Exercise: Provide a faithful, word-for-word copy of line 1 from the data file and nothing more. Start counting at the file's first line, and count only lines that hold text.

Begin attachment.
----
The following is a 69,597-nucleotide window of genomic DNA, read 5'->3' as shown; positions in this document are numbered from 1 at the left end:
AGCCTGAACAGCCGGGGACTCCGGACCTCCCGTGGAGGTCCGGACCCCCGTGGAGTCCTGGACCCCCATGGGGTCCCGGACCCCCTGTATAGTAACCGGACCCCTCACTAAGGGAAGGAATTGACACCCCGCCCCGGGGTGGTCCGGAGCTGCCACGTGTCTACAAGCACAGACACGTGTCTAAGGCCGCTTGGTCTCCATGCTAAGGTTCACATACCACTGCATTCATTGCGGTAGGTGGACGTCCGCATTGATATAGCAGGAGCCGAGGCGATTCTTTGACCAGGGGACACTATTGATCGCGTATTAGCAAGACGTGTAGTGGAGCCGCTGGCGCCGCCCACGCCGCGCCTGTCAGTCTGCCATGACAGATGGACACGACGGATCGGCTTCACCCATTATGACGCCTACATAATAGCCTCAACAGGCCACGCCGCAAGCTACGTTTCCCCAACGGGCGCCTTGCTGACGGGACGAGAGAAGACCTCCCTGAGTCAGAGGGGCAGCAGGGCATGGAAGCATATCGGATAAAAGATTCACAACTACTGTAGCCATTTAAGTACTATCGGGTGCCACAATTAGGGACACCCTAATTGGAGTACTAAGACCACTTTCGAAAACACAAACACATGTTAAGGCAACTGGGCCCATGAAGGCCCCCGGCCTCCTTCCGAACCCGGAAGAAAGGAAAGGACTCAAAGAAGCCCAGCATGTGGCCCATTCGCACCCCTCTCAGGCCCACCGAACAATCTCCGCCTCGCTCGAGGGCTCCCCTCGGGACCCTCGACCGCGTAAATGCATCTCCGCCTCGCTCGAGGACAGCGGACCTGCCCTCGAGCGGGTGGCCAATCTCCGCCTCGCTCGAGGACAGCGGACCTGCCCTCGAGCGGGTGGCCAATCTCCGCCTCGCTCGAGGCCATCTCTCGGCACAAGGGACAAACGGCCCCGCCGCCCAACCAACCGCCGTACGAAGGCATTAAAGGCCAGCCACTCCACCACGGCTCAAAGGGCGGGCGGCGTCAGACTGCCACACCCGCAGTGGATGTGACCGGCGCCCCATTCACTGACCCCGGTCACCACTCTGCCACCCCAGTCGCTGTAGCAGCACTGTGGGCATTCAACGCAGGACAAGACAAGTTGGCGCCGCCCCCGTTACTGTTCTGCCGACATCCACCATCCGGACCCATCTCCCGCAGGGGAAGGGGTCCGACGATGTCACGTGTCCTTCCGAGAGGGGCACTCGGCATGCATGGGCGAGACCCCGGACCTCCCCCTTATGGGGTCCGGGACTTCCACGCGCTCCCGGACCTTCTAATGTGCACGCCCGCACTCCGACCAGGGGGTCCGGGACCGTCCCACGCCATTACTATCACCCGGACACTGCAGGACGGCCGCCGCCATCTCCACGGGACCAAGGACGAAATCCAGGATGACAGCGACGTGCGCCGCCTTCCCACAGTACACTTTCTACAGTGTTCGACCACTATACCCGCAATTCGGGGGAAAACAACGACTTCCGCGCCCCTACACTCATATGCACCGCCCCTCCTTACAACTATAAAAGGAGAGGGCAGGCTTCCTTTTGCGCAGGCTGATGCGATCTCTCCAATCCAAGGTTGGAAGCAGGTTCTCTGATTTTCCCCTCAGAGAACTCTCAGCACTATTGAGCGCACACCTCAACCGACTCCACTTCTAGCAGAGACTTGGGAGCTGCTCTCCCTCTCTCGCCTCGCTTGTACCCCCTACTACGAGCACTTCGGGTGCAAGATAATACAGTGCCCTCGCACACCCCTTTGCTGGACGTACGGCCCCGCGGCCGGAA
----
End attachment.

The following is a 69,597-nucleotide window of genomic DNA, read 5'->3' as shown; positions in this document are numbered from 1 at the left end: